Coming on the heels of yesterday’s expectedly upbeat IMF growth forecasts for the UK, the just released domestic labour market numbers have further added gloss to the positive economic environment at home. Furthermore, this has added to already increasing calls for a tightening of policy stance by the BoE. It remains to be seen if the BoE alters its direction in the near future.
The IMF also presented a positive outlook for the US and the Euro zone economies for 2014, while at the same time warning about the threat of deflation and endorsing the continuation of accommodative policies in the near term. Markets will closely scrutinise macro data from the US and the Euro zone in the coming days for further direction.
Pound Sterling – UK Markets
The just out domestic labour market report has added further traction to yesterday’s sterling gains against the majors this morning. The UK unemployment rate fell to 7.1%, moving closer to the BoE’s 7% threshold, while the number of unemployed people in the nation also continued to decline, albeit at a slower pace, for December. Additionally, with the UK government sticking to its austerity stance, public finances also remained under control for December. The just released minutes of the latest BoE monetary policy meeting have failed to offer much in terms of the central bank’s intent to revise its forward guidance, despite the steadily improving employment and inflation trends in Britain.
Sterling moved higher against its peers yesterday after the IMF sharply raised its UK growth forecast for 2014 to 2.4% from 1.9% projected in October, while also lending support to the BoE Governor, Mark Carney’s policy stance to keep interest rates at their current low levels. However, the weaker than expected CBI factory orders print, which was largely in sync with the downbeat manufacturing PMI numbers, took some sheen off the Pound’s gains against the majors yesterday.
US Dollar – US Markets
The US Dollar began trading on a stronger footing yesterday, but tailed-off during the latter part of the day to end nearly unchanged against the common currency. The lack of domestic economic data recently has largely contributed to investors’ indecisiveness towards the greenback. The IMF’s positive assessment of the US economy for 2014 also failed to lift the greenback against the single currency. The IMF projected the US economy to expand by 2.8% this year, citing the recent budget agreement that will reduce some of the government spending cuts. However, the IMF also warned of underlying disinflationary trends in developed economies that may derail the nascent economic recovery.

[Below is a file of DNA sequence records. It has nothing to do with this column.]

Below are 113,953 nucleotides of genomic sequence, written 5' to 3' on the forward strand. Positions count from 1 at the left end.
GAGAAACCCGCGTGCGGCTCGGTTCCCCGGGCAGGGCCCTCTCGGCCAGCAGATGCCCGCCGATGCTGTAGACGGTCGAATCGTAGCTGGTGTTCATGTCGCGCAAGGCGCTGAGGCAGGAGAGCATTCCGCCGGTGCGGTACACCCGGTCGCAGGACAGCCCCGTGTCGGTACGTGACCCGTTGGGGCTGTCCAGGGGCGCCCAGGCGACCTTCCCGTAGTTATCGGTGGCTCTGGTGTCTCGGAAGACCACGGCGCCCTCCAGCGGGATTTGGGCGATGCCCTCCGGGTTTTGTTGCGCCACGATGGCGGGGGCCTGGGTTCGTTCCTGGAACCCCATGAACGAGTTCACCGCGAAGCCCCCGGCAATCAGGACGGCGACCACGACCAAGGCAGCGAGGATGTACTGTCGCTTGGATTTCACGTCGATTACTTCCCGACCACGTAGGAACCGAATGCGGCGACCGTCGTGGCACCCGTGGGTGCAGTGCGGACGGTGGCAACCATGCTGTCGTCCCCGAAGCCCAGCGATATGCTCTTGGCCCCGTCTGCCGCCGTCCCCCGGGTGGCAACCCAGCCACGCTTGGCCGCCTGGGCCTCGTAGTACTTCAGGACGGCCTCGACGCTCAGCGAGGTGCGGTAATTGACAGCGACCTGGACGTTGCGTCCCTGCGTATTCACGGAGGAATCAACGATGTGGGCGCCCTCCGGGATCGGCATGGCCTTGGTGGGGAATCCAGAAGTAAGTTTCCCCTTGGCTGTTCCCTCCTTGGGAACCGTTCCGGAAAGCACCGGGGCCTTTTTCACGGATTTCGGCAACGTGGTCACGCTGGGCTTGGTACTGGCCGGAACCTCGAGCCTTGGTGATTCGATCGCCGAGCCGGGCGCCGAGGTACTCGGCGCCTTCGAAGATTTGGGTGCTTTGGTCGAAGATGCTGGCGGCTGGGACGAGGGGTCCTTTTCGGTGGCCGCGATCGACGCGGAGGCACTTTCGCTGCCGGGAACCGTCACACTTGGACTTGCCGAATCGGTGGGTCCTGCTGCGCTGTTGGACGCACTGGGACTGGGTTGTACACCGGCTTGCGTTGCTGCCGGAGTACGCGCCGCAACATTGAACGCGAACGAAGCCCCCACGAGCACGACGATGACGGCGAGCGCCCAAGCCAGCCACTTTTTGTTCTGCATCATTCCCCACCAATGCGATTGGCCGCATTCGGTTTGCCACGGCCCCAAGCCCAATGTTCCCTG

Meanwhile, the greenback has moved higher against the Euro in today’s trading session. With little on the domestic economic front to cheer market participants, investors will closely follow events unfolding at the World Economic Forum which begins today. Furthermore, tomorrow’s domestic manufacturing PMI, labour and housing market reports, along with the slew of Euro zone economic data, will keep investors on their toes throughout the day.
Euro – European Markets
The common currency searched for direction against the greenback yesterday in the midst of mixed domestic economic data and the IMF’s growth projection for 2014. The German economic sentiment unexpectedly deteriorated for January, dampening recent optimism over the health of the Euro zone’s largest economy. However, the ZEW economic sentiment for the Euro zone rose above expectations. Meanwhile, the IMF has projected the Euro zone economy to expand by 1% during the current year, while stating that the threat of deflation poses one of the biggest risks to the currency bloc’s economic recovery. However, the IMF downgraded forecasts for Italy and France, citing the nations’ struggles in reforming their respective economies.
The single currency has weakened against the majors in today’s trading session. In the absence of major domestic macro releases today, Euro investors will remain largely on the sidelines ahead of the Euro zone manufacturing and services PMI reports tomorrow. Meanwhile, market participants will closely scrutinise news flows emanating from the World Economic Forum beginning today for further direction.
Other Currencies – Highlights
The Japanese Yen is trading on a firmer footing against most of its peers this morning as the Bank of Japan, in its monetary policy meeting earlier today, continued to maintain status quo on its policy stance. The BoJ also kept its inflation expectations unchanged but eased the nation’s growth forecasts slightly to 1.4% for the current year, differing with the IMF’s upbeat assessment of the Japanese economy yesterday. The IMF raised Japan’s growth projection to 1.7% for 2014, predicting that further stimulus measures will help offset part of the planned consumption tax hike impact later this year. Meanwhile, the BoJ Governor, Haruhiko Kuroda’s comments that downside risks to the Japanese economy are receding and that additional stimulus measure may not be required if risks do not materialize has offered further support to the Japanese Yen against the majors.
With little on the domestic economic front during the rest of the week, investors in the Japanese Yen will closely track news flows emanating from both sides of the Atlantic for further direction to risk appetite.
Brexit Optimism Lifts British Pound Ahead of May-Juncker Meeting
The US Dollar Struggles to Find Demand on President's Day